Marte-McCutchen-Polanco outfield could rival franchise's best
BRADENTON, Fla. — Batting practice in the first few days of spring training rarely is viewed as a seismic event in the history of a baseball franchise.
Yet there was an air of electricity around Pirate City a few days ago when Andrew McCutchen, Starling Marte and Gregory Polanco picked up their bats and went to work. Some of the silver-haired fans watching at Field 1 that morning might have remembered feeling the same way the night John, Paul, Ringo and George belted out “All My Loving” on “The Ed Sullivan Show.”
Excitement about the Pirates' Dream Outfield of McCutchen, Marte and Polanco hasn't reached Beatlemania proportions ... but it's building.
“We're a small-market team, but they are big-market players,” said Rene Gayo, the scout who signed Marte in 2007 and Polanco in 2009 for a total of $235,000.
“Those guys are prototype players: They can run, hit and field,” Gayo said. “To have Marte and Polanco out there on either side of the National League MVP, that's a blessing for the Pirates. That's a hell of an outfield.”
In just his fifth season, McCutchen, 27, was the runaway winner of the MVP award after batting .317 with a .911 on-base plus slugging percentage. The center fielder is a three-time All-Star who owns two Silver Sluggers and a Gold Glove.
Marte, 25, is on the national radar despite playing in just 182 games in the majors. He homered in his first big league at-bat and had a .737 OPS as a rookie. Last season, Marte stole 41 bases and was one of three finalists for the Gold Glove in left field.
If he had more than two games' experience at the Triple-A level, Polanco, 22, would have come to spring training camp favored to win a major league job. He has hit at every level of the minors, including a combined .285 average and .791 OPS last season at High-A Bradenton and Double-A Altoona.
However, Pirates management prefers to bring its prodigies along slowly, smoothing out every wrinkle before pulling the trigger on a call-up. Polanco will open this season at Triple-A Indianapolis, but many scouts expect he'll be in Pittsburgh before the All-Star break.
When Polanco arrives, the Pirates could have their outfield in place for the next five years or more.
“They've got all the things that go with being good outfielders: good legs, good arms and pretty good judgment,” said Pirates special instructor Bill Virdon, a former Gold Glove center fielder. “I think Marte's got a little better (defensive) talent than the other two, but can he develop it? We'll see. I don't know that I've ever seen three outfielders have as much talent as they do.”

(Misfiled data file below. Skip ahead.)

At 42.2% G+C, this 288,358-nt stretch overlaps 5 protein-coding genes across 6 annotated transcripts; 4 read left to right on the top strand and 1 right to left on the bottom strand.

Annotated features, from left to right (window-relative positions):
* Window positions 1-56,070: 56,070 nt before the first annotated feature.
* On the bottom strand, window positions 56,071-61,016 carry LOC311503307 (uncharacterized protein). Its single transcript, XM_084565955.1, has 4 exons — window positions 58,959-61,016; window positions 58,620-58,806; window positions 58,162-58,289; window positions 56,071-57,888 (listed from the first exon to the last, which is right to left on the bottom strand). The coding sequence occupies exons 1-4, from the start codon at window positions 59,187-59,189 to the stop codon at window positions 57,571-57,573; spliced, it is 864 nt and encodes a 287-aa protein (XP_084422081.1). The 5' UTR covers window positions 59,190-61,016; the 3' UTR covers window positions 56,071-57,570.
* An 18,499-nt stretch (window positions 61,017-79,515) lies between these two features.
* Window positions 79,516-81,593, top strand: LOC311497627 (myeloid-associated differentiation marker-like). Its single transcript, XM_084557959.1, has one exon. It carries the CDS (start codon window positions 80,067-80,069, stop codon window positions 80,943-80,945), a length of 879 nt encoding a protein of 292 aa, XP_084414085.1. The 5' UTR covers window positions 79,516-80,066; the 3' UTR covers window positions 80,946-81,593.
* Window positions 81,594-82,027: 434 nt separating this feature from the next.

Is Virdon right? Could Marte-McCutchen-Polanco become the best outfield in Pirates history?
You don't have to look back too many years to find a contender for the title of best outfield: the 1990-91 unit of Barry Bonds, Andy Van Slyke and Bobby Bonilla.
“They were impact players on offense and defense, especially (defensively) in left and center with Barry and Andy,” said Mike LaValliere, who played on those NL East-winning teams. “When a ball hit the turf, it was like, ‘What happened? That had to have been a legit hit.' We were running our Nos. 3, 4 and 5 hitters out in left, center and right. As a catcher, I didn't have to be quite as smart calling pitches.”
Using wins above replacement figures calculated by Fangraphs.com, the 1990 outfield had a whopping 18.1 rating. Half of that total was produced by Bonds (9.9 WAR). In 1991, they had a WAR of 16.2.
The Pirates have had plenty of spectacular outfielders since the franchise was established in 1891. Paul “Big Poison” Waner and his brother Lloyd “Little Poison” Waner are Hall of Famers. Ralph Kiner was a prolific slugger from 1946-52. Fred Clarke and Ginger Beaumont were stars at the turn of the 20th century.
However, it takes more than one or even two great outfielders to form an epic outfield. When asked which Pirates outfield was the most complete collection of superstar talent, Manny Sanguillen reverently spoke three names:
Willie Stargell. Matty Alou. Roberto Clemente.
“They had dedication, and they loved the game,” said Sanguillen, who caught for the Pirates from 1967-76 and 1978-80. “Willie was slow in the outfield, but he had a great arm. Alou was the fast one. And Clemente was just special.”
The group played together from 1966 through 1970. Their best season in terms of combined WAR was 1969, when Clemente scored a 7.0, Stargell was at 5.2 and Alou was 4.4 for a 16.6 total.
Even in massive Forbes Field — which was 457 feet at its deepest point in left-center and 416 in right-center — Stargell, Alou and Clemente found ways to tame batters.
“Willie knew how to get to the baseball. He was smart,” Sanguillen said. “Clemente was amazing. He had such a great arm. If you were on second base and someone hit a line drive to right field and you took one or two steps off the bag, he'd pick you off.”
Now that Marte has started his big league career, it's fair to begin forming comparisons to Stargell. And with one MVP award already to his credit, McCutchen is arguably a better talent than Alou. But before Polanco has set foot on major league grass, is it baseball blasphemy to measure him against Clemente?
For now, yes. But if Marte-McCutchen-Polanco is truly to be the franchise's Dream Outfield, the right fielder must someday stand up to the Clemente litmus test.
“Part of scouting is to make comparisons,” Gayo said. “But when you say Clemente, everyone gets terrified. There's only one Clemente. Whether Polanco can become that type of player, the only ones who really know are God and Polanco. Does he have the talent to do the kind of things Clemente did? Yes. Will he? Time will tell.”
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